Recently I was in the mood for something sweet and I had a bottle of pomegranate juice in the fridge, so I made a batch of pomegranate syrup and I really love the way it turned out - so sticky and sweet, yet slightly tangy. Amazing stuff. I served it on vanilla ice cream, but I have a jar of leftover syrup in the fridge. I'm thinking crepes, french toast, pancakes, waffles, summer drinks... so many delicious possibilities.

I hope you'll give this yummy stuff a try.


Pomegranate Syrup
makes 3/4 cup

1 cup pomegranate juice (fresh or bottled)
1/2 cup honey (or light corn syrup, maple syrup, golden syrup)
2 teaspoons pure vanilla extract
1 tablespoon butter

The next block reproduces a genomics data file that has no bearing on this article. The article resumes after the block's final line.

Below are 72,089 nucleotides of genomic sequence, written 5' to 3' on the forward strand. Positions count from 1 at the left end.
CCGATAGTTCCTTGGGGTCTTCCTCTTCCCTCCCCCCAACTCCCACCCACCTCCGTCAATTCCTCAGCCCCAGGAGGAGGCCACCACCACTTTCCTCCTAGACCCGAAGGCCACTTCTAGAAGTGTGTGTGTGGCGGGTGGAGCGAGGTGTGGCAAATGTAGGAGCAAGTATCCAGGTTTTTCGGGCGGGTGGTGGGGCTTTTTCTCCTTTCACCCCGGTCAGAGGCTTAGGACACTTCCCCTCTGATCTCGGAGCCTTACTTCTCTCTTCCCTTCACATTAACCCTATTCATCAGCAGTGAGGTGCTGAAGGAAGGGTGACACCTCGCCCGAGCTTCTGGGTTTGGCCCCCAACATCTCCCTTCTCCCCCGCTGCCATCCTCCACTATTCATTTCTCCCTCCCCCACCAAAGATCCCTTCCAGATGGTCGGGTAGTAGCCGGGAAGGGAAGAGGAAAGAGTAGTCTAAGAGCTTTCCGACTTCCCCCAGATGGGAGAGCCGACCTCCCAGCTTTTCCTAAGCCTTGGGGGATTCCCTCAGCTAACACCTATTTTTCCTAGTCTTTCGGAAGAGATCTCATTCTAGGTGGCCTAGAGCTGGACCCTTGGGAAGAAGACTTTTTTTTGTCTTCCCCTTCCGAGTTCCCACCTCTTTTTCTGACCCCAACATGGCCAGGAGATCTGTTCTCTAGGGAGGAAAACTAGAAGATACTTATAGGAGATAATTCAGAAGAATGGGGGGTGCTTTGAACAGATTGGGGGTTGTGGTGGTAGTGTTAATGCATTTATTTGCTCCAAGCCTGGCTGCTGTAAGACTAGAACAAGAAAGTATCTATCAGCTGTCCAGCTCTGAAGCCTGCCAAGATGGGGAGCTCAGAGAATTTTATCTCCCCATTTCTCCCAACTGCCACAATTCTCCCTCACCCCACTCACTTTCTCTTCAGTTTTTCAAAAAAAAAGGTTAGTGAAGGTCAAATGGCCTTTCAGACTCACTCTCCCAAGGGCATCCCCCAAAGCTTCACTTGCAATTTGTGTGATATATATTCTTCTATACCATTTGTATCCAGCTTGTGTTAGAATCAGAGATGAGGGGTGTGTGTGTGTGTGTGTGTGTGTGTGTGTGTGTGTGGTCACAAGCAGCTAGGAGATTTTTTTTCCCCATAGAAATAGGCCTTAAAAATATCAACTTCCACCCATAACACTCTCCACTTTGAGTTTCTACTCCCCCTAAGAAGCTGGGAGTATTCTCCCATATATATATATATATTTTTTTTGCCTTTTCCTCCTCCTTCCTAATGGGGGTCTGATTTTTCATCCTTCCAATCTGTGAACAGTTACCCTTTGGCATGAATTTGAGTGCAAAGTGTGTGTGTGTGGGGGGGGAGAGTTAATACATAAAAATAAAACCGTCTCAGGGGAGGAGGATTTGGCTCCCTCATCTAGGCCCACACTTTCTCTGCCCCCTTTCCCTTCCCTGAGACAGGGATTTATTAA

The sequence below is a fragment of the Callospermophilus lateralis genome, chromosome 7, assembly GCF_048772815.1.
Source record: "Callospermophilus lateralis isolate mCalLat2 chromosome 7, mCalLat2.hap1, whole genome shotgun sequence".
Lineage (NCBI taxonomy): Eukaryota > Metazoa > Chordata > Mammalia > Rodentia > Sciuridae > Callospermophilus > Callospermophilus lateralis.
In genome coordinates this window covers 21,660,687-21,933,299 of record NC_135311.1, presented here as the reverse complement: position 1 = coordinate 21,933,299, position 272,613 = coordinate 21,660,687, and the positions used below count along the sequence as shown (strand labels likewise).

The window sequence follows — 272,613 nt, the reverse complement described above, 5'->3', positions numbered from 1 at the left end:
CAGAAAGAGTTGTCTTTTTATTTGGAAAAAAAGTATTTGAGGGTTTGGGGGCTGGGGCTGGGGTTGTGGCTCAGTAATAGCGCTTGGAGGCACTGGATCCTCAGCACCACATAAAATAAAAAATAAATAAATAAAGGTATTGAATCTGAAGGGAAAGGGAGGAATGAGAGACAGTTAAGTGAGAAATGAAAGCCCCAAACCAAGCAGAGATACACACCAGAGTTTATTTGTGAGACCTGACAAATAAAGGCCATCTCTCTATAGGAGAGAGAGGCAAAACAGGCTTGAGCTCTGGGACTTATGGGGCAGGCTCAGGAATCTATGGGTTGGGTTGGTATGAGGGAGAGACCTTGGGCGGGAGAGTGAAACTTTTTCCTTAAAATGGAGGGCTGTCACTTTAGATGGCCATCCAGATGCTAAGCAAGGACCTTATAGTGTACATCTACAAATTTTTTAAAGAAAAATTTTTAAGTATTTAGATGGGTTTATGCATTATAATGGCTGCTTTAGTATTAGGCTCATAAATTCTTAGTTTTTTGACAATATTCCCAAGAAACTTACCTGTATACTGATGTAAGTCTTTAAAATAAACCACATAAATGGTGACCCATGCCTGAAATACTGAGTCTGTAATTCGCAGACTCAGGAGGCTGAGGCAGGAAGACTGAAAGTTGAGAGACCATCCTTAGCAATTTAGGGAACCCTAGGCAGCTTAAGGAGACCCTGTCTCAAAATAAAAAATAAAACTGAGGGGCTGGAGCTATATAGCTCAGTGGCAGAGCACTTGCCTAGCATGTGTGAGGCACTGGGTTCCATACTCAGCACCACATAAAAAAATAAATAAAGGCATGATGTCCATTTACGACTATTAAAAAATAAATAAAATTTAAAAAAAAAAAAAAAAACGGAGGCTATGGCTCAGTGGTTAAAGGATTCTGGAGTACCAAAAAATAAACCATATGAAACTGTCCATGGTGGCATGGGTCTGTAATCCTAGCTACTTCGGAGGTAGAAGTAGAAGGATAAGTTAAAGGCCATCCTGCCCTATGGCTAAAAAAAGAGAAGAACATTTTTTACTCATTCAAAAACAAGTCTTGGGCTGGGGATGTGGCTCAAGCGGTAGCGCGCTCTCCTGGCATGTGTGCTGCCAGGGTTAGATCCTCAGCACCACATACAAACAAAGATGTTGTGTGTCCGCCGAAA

In a medium sauce pan, combine ingredients. Bring to a gentle boil and reduce by half. Serve over ice cream, crepes, french toast, pancakes, waffles, summer drinks, etc. Refrigerate leftovers.


Thursday, June 10, 2010

Pork Tenderloin Medallions with Black Cherry and Raspberry Reduction

Pork Tenderloin with Black Cherry and Raspberry Reduction, ButterYumI'd love to tell you all about this amazing Pork Tenderloin with Black Cherry and Raspberry Reduction, but you'll have to excuse me for a minutes while my family and I finish devouring it. Oh my. So sorry about that.

Wow, I want more. You know what that means don't you?
It means you have to give this recipe a try.
Thankfully it's not difficult at all.


Trimming pork tenderloinsFor those of you who just want to see the recipe, it's posted at the bottom of the page. But for those who've never cooked a tenderloin before, let me walk you through the process.